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histories

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histories


  1  definition  found 
 
  From  Webster's  Revised  Unabridged  Dictionary  (1913)  [web1913]: 
 
  History  \His"to*ry\,  n.;  pl  {Histories}.  [L.  historia,  Gr 
  'istori`a  history,  information,  inquiry,  fr  'istwr,  "istwr, 
  knowing,  learned,  from  the  root  of  ?  to  know  akin  to  E.  wit. 
  See  {Wit},  and  cf  {Story}.] 
  1.  A  learning  or  knowing  by  inquiry;  the  knowledge  of  facts 
  and  events,  so  obtained;  hence  a  formal  statement  of  such 
  information;  a  narrative;  a  description;  a  written  record; 
  as  the  history  of  a  patient's  case;  the  history  of  a 
  legislative  bill. 
 
  2.  A  systematic,  written  account  of  events,  particularly  of 
  those  affecting  a  nation,  institution,  science,  or  art, 
  and  usually  connected  with  a  philosophical  explanation  of 
  their  causes;  a  true  story,  as  distinguished  from  a 
  romance;  --  distinguished  also  from  annals,  which  relate 
  simply  the  facts  and  events  of  each  year,  in  strict 
  chronological  order  from  biography,  which  is  the  record 
  of  an  individual's  life;  and  from  memoir,  which  is  history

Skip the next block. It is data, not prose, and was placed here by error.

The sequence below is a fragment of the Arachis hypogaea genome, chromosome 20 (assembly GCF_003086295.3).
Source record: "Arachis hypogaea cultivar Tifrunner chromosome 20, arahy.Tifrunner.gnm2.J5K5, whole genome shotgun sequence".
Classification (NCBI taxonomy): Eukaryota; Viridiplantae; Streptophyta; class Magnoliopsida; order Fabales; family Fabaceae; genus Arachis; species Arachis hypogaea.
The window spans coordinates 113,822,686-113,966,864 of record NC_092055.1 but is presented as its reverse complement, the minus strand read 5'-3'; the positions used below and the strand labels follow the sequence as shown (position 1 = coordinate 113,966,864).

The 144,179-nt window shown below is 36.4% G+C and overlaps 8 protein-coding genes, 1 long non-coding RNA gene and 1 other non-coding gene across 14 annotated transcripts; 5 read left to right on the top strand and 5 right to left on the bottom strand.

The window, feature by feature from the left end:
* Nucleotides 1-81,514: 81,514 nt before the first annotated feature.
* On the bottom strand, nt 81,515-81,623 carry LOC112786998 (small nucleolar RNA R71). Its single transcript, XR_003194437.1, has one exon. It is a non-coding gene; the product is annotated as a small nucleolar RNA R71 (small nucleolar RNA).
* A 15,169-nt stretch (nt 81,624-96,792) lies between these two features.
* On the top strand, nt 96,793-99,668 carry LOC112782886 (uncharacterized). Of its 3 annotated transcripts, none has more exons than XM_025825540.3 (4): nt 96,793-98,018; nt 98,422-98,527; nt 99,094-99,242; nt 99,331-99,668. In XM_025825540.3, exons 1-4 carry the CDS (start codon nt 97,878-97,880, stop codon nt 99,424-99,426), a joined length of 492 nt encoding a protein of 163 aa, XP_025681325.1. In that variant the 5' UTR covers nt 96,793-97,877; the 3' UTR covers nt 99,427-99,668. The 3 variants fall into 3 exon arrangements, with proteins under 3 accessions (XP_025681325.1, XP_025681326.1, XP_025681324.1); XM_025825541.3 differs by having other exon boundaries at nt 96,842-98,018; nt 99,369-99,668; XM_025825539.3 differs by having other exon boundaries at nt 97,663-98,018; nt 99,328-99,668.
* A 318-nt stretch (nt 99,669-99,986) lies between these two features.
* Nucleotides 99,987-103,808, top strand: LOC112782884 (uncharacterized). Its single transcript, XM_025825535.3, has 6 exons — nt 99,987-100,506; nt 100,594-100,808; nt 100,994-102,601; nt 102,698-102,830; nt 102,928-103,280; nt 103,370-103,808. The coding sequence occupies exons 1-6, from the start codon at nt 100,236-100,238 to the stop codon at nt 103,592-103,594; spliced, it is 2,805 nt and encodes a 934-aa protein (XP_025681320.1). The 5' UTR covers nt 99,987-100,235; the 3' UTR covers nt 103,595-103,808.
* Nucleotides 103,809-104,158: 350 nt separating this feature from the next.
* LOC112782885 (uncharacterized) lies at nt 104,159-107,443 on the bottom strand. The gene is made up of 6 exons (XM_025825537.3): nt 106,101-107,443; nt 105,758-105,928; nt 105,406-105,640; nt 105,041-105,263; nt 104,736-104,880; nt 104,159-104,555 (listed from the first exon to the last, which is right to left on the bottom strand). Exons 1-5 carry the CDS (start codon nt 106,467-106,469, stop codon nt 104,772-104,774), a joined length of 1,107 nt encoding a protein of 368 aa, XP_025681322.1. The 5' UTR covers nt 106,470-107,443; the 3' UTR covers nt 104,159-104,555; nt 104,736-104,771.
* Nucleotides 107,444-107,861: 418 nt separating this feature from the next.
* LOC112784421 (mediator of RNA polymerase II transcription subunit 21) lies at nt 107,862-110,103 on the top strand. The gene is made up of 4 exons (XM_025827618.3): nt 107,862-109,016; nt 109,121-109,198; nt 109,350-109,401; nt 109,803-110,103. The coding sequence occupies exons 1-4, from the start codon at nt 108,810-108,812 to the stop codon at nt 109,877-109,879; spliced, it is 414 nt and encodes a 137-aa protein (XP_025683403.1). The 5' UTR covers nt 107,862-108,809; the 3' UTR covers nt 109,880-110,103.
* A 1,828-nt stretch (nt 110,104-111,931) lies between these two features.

composed  from  personal  experience,  observation,  and 
  memory. 
 
  Histories  are  as  perfect  as  the  historian  is  wise, 
  and  is  gifted  with  an  eye  and  a  soul.  --Carlyle. 
 
  For  aught  that  I  could  ever  read,  Could  ever  hear  by 
  tale  or  history.  --Shak. 
 
  What  histories  of  toil  could  I  declare!  --Pope. 
 
  {History  piece},  a  representation  in  painting,  drawing,  etc., 
  of  any  real  event,  including  the  actors  and  the  action 
 
  {Natural  history},  a  description  and  classification  of 
  objects  in  nature,  as  minerals,  plants,  animals,  etc.,  and 
  the  phenomena  which  they  exhibit  to  the  senses 
 
  Syn:  Chronicle;  annals;  relation;  narration. 
 
  Usage:  {History},  {Chronicle},  {Annals}.  History  is  a 
  methodical  record  of  important  events  which  concern  a 
  community  of  men,  usually  so  arranged  as  to  show  the 
  connection  of  causes  and  effects,  to  give  an  analysis 
  of  motive  and  action  etc  A  chronicle  is  a  record  of 
  such  events,  conforming  to  the  order  of  time  as  its 
  distinctive  feature.  Annals  are  a  chronicle  divided  up 
  into  separate  years.  By  poetic  license  annals  is 
  sometimes  used  for  history. 
 
  Justly  C[ae]sar  scorns  the  poet's  lays;  It  is  to 
  history  he  trusts  for  praise.  --Pope. 
 
  No  more  yet  of  this  For  't  is  a  chronicle  of 
  day  by  day  Not  a  relation  for  a  breakfast. 
  --Shak. 
 
  Many  glorious  examples  in  the  annals  of  our 
  religion.  --Rogers. 




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